Angie Schmitt, a Cleveland planner and author of the 2020 book, Right of Way: Race, Class and the Silent Epidemic of Pedestrian Deaths in America, said many safety messages aimed at pedestrians argue that all road users have a responsibility to make the streets safe. But that’s a “false equivalence,” she said in an interview. “Pedestrians are completely defenseless. They’re not hurting anyone. They can’t. There’s a real power differential there.”
The imbalance isn’t just on the road, she added. Drivers have more political power, and the professionals who are creating messages for pedestrians often don’t understand the challenges they face.
“A lot of the people designing the safety messages are middle class or higher. They’re not put in those kinds of dangerous situations that many pedestrians are put in,” Schmitt explained. Many pedestrians are not young or able-bodied. They often live in neighborhoods where there is no good infrastructure for walking. In 2021, nearly 7 out of 10 pedestrians who died perished in places where no sidewalks were listed on the crash report. “It’s just a failure of empathy, so it becomes a scolding ritual,” Schmitt said. “I don’t think it helps anything.”
One recent video ad from a city in British Columbia, Canada, generated a big backlash online for that reason. The commercial shows a white teenage girl walking down a sidewalk in the rain, raising her hood and putting in wireless headphones. She comes to a signalized crossing, pushes the button that activates flashing lights and walks across. Meanwhile, a man driving a car fumbles with his phone, takes his eyes off the road and brakes just in time to avoid the pedestrian in the crosswalk. As the scene fades to black, a message appears: “Pedestrian safety is a two-way street.”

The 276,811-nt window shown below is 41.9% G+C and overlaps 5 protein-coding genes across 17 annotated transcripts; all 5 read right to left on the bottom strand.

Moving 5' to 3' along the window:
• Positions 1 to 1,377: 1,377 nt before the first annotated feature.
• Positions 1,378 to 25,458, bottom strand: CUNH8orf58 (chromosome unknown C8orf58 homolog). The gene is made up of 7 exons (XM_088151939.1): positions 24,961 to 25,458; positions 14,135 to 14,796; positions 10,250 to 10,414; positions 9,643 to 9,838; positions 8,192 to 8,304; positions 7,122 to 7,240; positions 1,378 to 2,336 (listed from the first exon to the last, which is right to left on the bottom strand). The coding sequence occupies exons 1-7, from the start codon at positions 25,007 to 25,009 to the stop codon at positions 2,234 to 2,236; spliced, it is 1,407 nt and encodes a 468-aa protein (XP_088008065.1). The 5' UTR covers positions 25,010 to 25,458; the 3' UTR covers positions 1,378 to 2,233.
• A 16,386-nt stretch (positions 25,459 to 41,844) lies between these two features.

Flood remixed the spot to deliver a different message, showing how much more is expected of pedestrians than drivers. “We ask our children to do everything ‘right,’” the spot says, “so adult drivers can do everything wrong.”
Flood, who lives outside of Toronto and drives a car regularly, said the problems with traffic safety are similar in the U.S. and Canada. “There’s a tragic commonality. They’re the same messages. You can swap them out anywhere globally,” he said. “To me, it’s really about reframing the discussion and flipping everything we’ve done on its head and … exposing [it] for what it is.”
“Most people are reasonable, and when they’re exposed to something that shows in a digestible way how far we’ve let this unchecked reverence for the automobile go, I think people will have a moment of clarity,” he said.
In Ohio, Schmitt said pedestrian deaths have nearly doubled in the last decade, which proves “this kind of messaging has not worked.”
“We know what works,” she said. “There is a lot of evidence even in the United States now. Places like Jersey City and Hoboken have almost eliminated traffic deaths on the roads. But it’s a much more difficult process than firing off a few Instagram posts that blame the victim.”
Daniel C. Vock is a senior reporter for Route Fifty based in Washington, D.C.